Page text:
Donald Trump deserves contempt because he embodies the opposite of each of the values that I hold central to being American. He favors class, wealth, status, Alpha-maleness, beauty (preferably female, although he views himself eminently qualified also to rank male physicality, other than as applied to himself), “loyalty” (above all), intellectual laziness, lack of curiosity, callousness, insult, rudeness, particular religions over others, and I could go on. He embodies the antithesis of so much that I personally hold dear—and that I believe defines American decency, or more simply its goodness (as distinguished from the false, selective, and callous claim to past greatness)—that with respect to Trump and those who have empowered him, no, I will not exhibit warm heartedness.
In the Harvard lecture, Brooks does not speak of religion; when offering a nearly identical lesson at Catholic University, he was more explicit. See here. When I first heard the Harvard lecture, I immediately thought that this was a Christian message, akin to “turn the other cheek.” This is not a lesson with which I was raised, and I have never considered this value Jewish. I’m not a religious scholar, but I found interesting this link disclaiming it as a Jewish value, and linking the analysis to a famous line from King Solomon: “There is a time to kill and a time to heal… a time to love and a time to hate; a time for war and a time for peace.” See here.
I’m secular, but I am affected by the values of my upbringing. I also believe that it is important, and admirable, to respect those whose core values, especially those informed by religious belief, differ from one’s own. I suspect this different philosophical premise might help to explain why viscerally, I found myself less enamored than some friends on Facebook, who responded favorably to Brooks’ message. These are friends I admire, even if our politics don’t generally align. This lesson seems more Catholic perhaps than Christian writ large, and in this sense, Buddhism appears closer to Catholicism. I respect this world view even if I don’t embrace it; with respect to those who do, I truly feel warm hearted, but the warm heartedness stops there; it does not thereby extend in some sort of infinite regress.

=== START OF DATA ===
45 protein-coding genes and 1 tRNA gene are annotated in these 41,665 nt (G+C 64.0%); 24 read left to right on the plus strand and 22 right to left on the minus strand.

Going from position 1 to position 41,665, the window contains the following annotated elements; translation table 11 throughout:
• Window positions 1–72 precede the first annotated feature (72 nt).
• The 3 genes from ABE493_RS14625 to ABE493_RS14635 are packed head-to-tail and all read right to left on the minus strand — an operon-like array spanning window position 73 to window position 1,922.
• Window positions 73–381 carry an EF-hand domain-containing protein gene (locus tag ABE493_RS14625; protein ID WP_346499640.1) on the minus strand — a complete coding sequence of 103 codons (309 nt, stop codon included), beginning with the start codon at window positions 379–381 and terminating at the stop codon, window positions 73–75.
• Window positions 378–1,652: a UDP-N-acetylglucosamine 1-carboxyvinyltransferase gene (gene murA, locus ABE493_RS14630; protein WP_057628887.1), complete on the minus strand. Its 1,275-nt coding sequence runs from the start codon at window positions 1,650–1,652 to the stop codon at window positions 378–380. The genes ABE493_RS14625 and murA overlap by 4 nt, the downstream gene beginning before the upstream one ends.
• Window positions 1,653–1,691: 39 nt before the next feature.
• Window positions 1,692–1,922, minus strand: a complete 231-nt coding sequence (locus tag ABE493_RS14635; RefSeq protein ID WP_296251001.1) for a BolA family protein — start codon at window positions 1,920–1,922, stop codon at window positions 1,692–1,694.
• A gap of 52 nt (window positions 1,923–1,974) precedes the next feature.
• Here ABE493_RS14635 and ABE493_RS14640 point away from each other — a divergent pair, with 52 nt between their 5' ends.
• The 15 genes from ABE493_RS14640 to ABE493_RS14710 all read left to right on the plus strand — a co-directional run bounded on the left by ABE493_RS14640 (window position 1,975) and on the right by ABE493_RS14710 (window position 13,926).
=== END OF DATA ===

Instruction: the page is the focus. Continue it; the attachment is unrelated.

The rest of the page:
I don’t believe in a universal religion, one characterized by any single overriding norm or set of norms. Those who exhibit contempt for everyone but themselves do not, in my view, warrant warm heartedness. I believe that Brooks and the Dalai Lama, and also my FB friends, are sincere. Others might not be, and so it is important to say this as well. One might imagine that the best way to defeat those who are contemptible is to appear to exhibit warm heartedness however insincerely. In my view, that isn’t truly warm heartedness; it is a strategy of deceit. Such a person pretends to be what she or he is not, accepting and kind, when instead this person is being manipulative, using the pretense of kindness to encourage others to join. It is fighting with stealth, appearing to gracious solely for instrumental reasons. This too is not my set of values, and I don’t think it is the most compelling set of values.
I think it is proper to acknowledge that others are embracing reprehensible views, to explain why you believe that, and to fight for values that you find worthy of aspiration. And when you deal with those who hold reprehensible values, I believe it is proper to hold them in contempt. Up front. Openly and honestly. Actually, I think that too is American. And yes, despite it all, I remain a proud American. A belated, and warm-hearted, Happy Fourth of July.
Your comments are, as always, most welcome.